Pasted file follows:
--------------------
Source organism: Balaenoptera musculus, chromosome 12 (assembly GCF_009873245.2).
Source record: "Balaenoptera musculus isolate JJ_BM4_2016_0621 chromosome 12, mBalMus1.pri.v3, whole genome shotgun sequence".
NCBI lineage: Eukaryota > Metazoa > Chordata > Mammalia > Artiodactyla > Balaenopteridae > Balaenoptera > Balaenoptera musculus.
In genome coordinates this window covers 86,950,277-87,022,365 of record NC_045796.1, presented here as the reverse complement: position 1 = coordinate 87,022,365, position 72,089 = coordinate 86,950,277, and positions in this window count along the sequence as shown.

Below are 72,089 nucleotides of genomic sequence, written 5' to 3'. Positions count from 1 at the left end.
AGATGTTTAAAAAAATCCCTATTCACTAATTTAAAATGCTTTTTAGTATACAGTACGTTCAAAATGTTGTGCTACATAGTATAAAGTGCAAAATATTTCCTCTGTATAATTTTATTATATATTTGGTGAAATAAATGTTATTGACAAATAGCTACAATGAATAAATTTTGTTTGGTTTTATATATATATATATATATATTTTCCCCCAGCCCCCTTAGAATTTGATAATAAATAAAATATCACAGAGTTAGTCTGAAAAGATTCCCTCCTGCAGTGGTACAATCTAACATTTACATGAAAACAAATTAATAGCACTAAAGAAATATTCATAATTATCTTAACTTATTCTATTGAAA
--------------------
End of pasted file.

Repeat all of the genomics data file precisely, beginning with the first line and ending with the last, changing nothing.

Source organism: Balaenoptera musculus, chromosome 12 (assembly GCF_009873245.2).
Source record: "Balaenoptera musculus isolate JJ_BM4_2016_0621 chromosome 12, mBalMus1.pri.v3, whole genome shotgun sequence".
NCBI lineage: Eukaryota > Metazoa > Chordata > Mammalia > Artiodactyla > Balaenopteridae > Balaenoptera > Balaenoptera musculus.
In genome coordinates this window covers 86,950,277-87,022,365 of record NC_045796.1, presented here as the reverse complement: position 1 = coordinate 87,022,365, position 72,089 = coordinate 86,950,277, and positions in this window count along the sequence as shown.

Below are 72,089 nucleotides of genomic sequence, written 5' to 3'. Positions count from 1 at the left end.
AGATGTTTAAAAAAATCCCTATTCACTAATTTAAAATGCTTTTTAGTATACAGTACGTTCAAAATGTTGTGCTACATAGTATAAAGTGCAAAATATTTCCTCTGTATAATTTTATTATATATTTGGTGAAATAAATGTTATTGACAAATAGCTACAATGAATAAATTTTGTTTGGTTTTATATATATATATATATATATTTTCCCCCAGCCCCCTTAGAATTTGATAATAAATAAAATATCACAGAGTTAGTCTGAAAAGATTCCCTCCTGCAGTGGTACAATCTAACATTTACATGAAAACAAATTAATAGCACTAAAGAAATATTCATAATTATCTTAACTTATTCTATTGAAA